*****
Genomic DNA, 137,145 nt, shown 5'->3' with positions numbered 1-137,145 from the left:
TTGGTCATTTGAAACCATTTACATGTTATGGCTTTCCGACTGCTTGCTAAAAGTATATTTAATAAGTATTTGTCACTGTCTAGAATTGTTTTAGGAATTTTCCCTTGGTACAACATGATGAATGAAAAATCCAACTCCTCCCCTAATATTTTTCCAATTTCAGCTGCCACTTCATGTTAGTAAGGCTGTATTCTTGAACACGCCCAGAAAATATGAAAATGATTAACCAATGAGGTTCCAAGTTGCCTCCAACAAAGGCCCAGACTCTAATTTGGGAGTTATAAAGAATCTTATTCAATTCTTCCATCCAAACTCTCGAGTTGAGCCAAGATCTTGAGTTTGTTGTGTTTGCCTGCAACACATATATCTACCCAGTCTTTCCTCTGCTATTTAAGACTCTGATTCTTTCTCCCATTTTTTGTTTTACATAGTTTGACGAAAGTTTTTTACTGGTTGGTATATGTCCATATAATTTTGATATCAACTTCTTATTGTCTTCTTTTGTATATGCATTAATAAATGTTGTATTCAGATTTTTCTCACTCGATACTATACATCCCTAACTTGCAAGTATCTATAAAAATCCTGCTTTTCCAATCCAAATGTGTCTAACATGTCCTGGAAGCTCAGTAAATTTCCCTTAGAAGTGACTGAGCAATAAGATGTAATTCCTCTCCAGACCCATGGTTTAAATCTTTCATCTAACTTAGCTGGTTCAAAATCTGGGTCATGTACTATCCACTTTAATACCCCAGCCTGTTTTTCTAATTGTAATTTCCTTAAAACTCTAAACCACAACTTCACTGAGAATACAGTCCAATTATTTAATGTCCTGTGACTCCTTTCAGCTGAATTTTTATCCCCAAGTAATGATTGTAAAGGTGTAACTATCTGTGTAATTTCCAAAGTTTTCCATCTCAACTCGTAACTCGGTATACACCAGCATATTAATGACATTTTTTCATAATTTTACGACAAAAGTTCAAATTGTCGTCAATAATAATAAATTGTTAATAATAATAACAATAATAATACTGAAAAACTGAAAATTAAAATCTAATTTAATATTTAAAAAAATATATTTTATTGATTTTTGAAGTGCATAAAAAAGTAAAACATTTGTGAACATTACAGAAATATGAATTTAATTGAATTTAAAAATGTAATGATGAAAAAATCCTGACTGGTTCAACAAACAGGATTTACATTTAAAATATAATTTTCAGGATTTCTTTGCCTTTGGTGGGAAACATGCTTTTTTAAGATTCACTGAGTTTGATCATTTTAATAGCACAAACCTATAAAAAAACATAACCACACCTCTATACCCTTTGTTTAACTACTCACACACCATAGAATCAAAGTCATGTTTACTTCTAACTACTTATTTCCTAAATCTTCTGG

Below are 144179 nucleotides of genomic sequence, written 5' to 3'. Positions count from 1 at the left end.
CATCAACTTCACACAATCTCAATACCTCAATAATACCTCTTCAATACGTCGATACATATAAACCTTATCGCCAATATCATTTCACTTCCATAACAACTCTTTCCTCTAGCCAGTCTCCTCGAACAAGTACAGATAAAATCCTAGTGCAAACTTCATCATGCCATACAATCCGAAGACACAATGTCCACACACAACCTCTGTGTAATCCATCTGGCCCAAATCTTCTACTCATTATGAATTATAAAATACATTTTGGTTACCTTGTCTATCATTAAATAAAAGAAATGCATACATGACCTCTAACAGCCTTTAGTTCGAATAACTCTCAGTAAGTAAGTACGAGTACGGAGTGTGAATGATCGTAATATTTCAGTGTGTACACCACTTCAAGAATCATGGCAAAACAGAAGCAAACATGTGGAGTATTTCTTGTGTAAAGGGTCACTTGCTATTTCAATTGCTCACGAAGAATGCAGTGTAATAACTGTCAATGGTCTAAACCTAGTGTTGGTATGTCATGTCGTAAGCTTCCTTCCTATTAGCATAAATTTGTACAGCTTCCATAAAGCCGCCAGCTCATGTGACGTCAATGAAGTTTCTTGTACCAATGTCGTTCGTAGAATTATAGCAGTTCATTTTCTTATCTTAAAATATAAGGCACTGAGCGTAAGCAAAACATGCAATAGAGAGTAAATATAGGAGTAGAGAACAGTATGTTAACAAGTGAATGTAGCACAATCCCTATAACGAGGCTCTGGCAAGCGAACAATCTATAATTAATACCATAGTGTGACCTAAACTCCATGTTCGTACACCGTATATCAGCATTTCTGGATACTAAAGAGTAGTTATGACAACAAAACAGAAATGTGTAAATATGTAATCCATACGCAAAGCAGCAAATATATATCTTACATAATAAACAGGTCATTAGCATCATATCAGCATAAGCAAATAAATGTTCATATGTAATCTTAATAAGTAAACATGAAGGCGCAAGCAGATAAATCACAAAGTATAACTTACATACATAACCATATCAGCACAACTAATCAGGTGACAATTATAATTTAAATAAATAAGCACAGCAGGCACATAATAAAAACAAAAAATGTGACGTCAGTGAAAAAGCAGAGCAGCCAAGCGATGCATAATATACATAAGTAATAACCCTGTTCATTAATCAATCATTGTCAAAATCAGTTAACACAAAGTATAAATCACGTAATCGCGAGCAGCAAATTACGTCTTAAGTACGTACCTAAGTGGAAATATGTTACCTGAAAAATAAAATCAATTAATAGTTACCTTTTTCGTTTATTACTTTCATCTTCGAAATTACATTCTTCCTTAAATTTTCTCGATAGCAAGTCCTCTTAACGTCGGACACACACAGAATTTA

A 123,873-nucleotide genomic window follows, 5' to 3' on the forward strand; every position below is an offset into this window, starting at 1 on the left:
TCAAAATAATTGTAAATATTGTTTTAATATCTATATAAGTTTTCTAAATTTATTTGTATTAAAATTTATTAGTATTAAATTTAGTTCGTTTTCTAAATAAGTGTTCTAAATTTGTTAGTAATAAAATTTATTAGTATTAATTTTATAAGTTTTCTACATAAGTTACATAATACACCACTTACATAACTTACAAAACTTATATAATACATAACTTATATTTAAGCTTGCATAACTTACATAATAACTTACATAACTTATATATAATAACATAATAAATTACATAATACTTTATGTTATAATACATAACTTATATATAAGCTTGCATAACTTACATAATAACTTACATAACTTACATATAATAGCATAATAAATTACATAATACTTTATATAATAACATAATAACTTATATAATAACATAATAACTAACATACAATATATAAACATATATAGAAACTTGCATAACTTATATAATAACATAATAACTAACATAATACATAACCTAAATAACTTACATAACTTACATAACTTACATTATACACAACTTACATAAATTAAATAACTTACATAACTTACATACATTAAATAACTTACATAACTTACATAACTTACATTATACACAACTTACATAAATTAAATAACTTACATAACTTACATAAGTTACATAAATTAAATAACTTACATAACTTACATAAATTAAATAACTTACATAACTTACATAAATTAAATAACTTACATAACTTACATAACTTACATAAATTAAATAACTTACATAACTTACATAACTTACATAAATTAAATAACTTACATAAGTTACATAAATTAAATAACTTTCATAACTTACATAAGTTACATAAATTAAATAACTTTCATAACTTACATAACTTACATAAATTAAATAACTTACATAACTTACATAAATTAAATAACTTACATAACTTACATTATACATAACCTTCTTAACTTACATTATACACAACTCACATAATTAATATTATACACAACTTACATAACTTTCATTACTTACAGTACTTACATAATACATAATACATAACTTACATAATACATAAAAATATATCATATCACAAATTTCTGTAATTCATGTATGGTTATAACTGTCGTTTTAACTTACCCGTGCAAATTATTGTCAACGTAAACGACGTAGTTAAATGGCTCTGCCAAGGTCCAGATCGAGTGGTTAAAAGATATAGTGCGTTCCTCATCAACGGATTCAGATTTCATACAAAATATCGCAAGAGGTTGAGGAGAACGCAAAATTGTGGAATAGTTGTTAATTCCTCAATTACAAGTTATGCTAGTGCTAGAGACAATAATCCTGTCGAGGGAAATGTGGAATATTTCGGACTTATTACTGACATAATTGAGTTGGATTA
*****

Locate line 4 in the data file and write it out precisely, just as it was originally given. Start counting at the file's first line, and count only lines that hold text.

CATCAACTTCACACAATCTCAATACCTCAATAATACCTCTTCAATACGTCGATACATATAAACCTTATCGCCAATATCATTTCACTTCCATAACAACTCTTTCCTCTAGCCAGTCTCCTCGAACAAGTACAGATAAAATCCTAGTGCAAACTTCATCATGCCATACAATCCGAAGACACAATGTCCACACACAACCTCTGTGTAATCCATCTGGCCCAAATCTTCTACTCATTATGAATTATAAAATACATTTTGGTTACCTTGTCTATCATTAAATAAAAGAAATGCATACATGACCTCTAACAGCCTTTAGTTCGAATAACTCTCAGTAAGTAAGTACGAGTACGGAGTGTGAATGATCGTAATATTTCAGTGTGTACACCACTTCAAGAATCATGGCAAAACAGAAGCAAACATGTGGAGTATTTCTTGTGTAAAGGGTCACTTGCTATTTCAATTGCTCACGAAGAATGCAGTGTAATAACTGTCAATGGTCTAAACCTAGTGTTGGTATGTCATGTCGTAAGCTTCCTTCCTATTAGCATAAATTTGTACAGCTTCCATAAAGCCGCCAGCTCATGTGACGTCAATGAAGTTTCTTGTACCAATGTCGTTCGTAGAATTATAGCAGTTCATTTTCTTATCTTAAAATATAAGGCACTGAGCGTAAGCAAAACATGCAATAGAGAGTAAATATAGGAGTAGAGAACAGTATGTTAACAAGTGAATGTAGCACAATCCCTATAACGAGGCTCTGGCAAGCGAACAATCTATAATTAATACCATAGTGTGACCTAAACTCCATGTTCGTACACCGTATATCAGCATTTCTGGATACTAAAGAGTAGTTATGACAACAAAACAGAAATGTGTAAATATGTAATCCATACGCAAAGCAGCAAATATATATCTTACATAATAAACAGGTCATTAGCATCATATCAGCATAAGCAAATAAATGTTCATATGTAATCTTAATAAGTAAACATGAAGGCGCAAGCAGATAAATCACAAAGTATAACTTACATACATAACCATATCAGCACAACTAATCAGGTGACAATTATAATTTAAATAAATAAGCACAGCAGGCACATAATAAAAACAAAAAATGTGACGTCAGTGAAAAAGCAGAGCAGCCAAGCGATGCATAATATACATAAGTAATAACCCTGTTCATTAATCAATCATTGTCAAAATCAGTTAACACAAAGTATAAATCACGTAATCGCGAGCAGCAAATTACGTCTTAAGTACGTACCTAAGTGGAAATATGTTACCTGAAAAATAAAATCAATTAATAGTTACCTTTTTCGTTTATTACTTTCATCTTCGAAATTACATTCTTCCTTAAATTTTCTCGATAGCAAGTCCTCTTAACGTCGGACACACACAGAATTTA